Impact tests on the coated panel were carried out with excellent results.
A pigment was prepared by mixing together in water 1 pound of slaked lime (CaOH)2, 1 liter of water and 15 ml of a surfactant (Triton CF-10) to form a paste. 26% fluosilicic acid was then slowly added with thorough mixing until a pH of 8.0 was obtained. The reaction was highly exothermic and the mixer was water cooled. Thereafter, chromic acid was added until the pH was 7.0. This gave a pigment containing hexavalent chromium. If the addition of chromium is not desired, another acid such as phosphoric is used to neutralize the composition to the desired pH of 7.0, immediately before using -- this is a catalyst addition. The pH value can be altered.
In either case the resultant composition was then ground in a ball mill and about 1/2 pound of synthetic talc was used to reduce gloss.
One to two pounds of titanium dioxide were then added (duPont 966 TiO2). A premix was prepared by mixing together 500 ml of tributyl phosphate, 100 ml of a defoaming agent (NOPCO NXZ), 1 gallon of propylene glycol and 75 grams of a pigment dispersant and stabilizer (Tamol 830) added to the foregoing composition. The resultant mixture was milled until no fish eyes, agglomerates or large particles appeared on a ground gauge and the particles had a size within the range of 0.5 to 5 microns.
1000 ml of thermoplastic acrylic emulsion polymer (Rhoplex MV-1) was then added and milled with the pigment until all of the pigment particles were uniformly coated.
In a slow paddle wheel mixer 5 gallons of the aforesaid thermoplastic acrylic emulsion polymer was mixed with 2 gallons of water and the pigmented mixture slowly added thereto. Thereafter a dilute solution of sodium dichromate containing 1% to 10% by weight hexavalent chromium, as Cr, was added dropwise to the peripheral portion of the rotating mixture until a pH of 7.6 to 7.8 had been obtained.
A diluted thickening agent was then added (Acrysol G-110) until a viscosity reading of 25/30 seconds was obtained using a Zahn No. 2 cup. 2 gallons of an acrylic thermosetting polymer (Rhoplex AC-604) were then added and the mixture was mixed slowly for at least 6 hours.
A coating of the foregoing emulsion was applied to both 3003 aluminum sheet and spangle hot dip galvanized sheet to a wet thickness of 0.2 mil using a draw bar. The coated hot dip galvanized sheet was preheated to 160° F. for 30 seconds and cured at 600° F. for 75 seconds. The coated aluminum sheet was preheated at 160° F. for 30 seconds and cured at 600° F. for 60 seconds. In each case the resultant coatings had a pencil hardness of 2H/H.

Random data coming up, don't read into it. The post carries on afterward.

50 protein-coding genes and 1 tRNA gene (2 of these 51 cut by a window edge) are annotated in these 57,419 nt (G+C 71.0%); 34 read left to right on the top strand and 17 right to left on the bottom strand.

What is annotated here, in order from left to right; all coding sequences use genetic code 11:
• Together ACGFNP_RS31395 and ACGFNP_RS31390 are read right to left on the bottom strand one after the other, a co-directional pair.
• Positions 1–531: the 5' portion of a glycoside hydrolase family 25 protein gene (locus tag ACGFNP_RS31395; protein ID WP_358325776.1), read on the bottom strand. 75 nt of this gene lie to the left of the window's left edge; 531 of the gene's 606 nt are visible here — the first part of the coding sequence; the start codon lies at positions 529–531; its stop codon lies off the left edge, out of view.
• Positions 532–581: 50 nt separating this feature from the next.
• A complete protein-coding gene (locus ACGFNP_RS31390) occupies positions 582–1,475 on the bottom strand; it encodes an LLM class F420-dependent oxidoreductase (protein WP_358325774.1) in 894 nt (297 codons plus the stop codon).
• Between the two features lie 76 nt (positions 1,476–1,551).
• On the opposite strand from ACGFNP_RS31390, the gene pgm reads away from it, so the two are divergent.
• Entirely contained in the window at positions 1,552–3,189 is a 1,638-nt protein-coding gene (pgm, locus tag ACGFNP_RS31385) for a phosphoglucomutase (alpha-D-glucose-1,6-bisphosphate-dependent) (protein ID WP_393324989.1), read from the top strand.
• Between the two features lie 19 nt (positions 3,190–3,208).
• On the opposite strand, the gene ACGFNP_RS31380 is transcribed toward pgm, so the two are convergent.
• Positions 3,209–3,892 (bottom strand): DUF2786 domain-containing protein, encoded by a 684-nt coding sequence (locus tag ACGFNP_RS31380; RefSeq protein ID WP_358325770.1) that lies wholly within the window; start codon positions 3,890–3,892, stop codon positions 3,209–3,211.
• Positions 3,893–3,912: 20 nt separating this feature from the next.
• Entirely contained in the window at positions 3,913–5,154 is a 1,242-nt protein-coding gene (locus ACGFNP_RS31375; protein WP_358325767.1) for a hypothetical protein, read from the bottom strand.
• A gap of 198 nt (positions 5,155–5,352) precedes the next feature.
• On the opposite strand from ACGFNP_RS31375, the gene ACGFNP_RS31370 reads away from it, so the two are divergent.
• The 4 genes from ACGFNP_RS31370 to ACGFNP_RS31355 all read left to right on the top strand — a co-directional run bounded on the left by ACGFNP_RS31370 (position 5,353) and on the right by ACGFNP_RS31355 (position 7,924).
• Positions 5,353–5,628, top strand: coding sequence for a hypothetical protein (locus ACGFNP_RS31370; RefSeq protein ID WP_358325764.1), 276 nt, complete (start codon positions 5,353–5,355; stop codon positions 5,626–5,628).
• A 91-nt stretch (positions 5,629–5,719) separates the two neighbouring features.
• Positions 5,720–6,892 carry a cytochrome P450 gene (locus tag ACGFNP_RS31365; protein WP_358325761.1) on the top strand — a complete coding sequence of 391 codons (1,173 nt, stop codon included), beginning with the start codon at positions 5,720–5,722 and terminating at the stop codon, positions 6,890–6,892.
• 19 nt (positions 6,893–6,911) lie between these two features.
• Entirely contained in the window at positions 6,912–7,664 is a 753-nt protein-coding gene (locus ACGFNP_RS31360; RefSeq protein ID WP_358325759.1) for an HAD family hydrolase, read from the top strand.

The hot dip galvanized coated sheet withstood the impact of 80 to 100 ft.-pounds and the coated aluminum sheet withstood impact of 30 ft.-pounds. The aluminum sheet after being bent withstood an edge impact of 60 ft.-pounds. The impact value (lbs/sq.in.) is that just before metal or crystal fracture occurs, thus, this value must be a variable.
Salt spray tests on both sheets were conducted to failure. The coated hot dip galvanized sheet ran 400 to 600 hours and the coated aluminum sheet ran over 1000 hours. On embossed aluminum sheeting a coating of the foregoing emulsion applied as previously described gave very superior results on sharply rounded areas as tested by the modified Preece copper sulfate test.
20 grams of lead-silicate-chromate pigment (ONCOR-M50), 10 grams of strontium chromate, 20 grams of water and 12 ml of a dispersant (Tamol 850) were ball mill ground to a particle size of 0.5 to 5 microns. 100 ml of acrylic polymer (MV-1), together with a premix of 5 ml of tributyl phosphate and 1 ml of a defoaming agent (NOPCO NXZ) were added and the grinding continued until all of the ingredients were uniformly dispersed. There was then added 100 ml of acrylic polymer (MV-1), 100 ml of acrylic thermosetting polymer (AC-604) and 100 ml of water and grinding continued for 30 minutes. The liquid mixture was then subjected to a slow speed agitator (1-60 rpm) and a dilute solution of sodium dichromate (1 gram in 10 grams of water) was added slowly to a pH of 6.8.
Using an 0.2 mil draw bar, coatings of the foregoing composition were applied to low carbon steel panels which had previously been cleaned and prepared and the coated panels were preheated at 160° F for 30 to 45 seconds, then cured at 600° F for 60 to 75 seconds.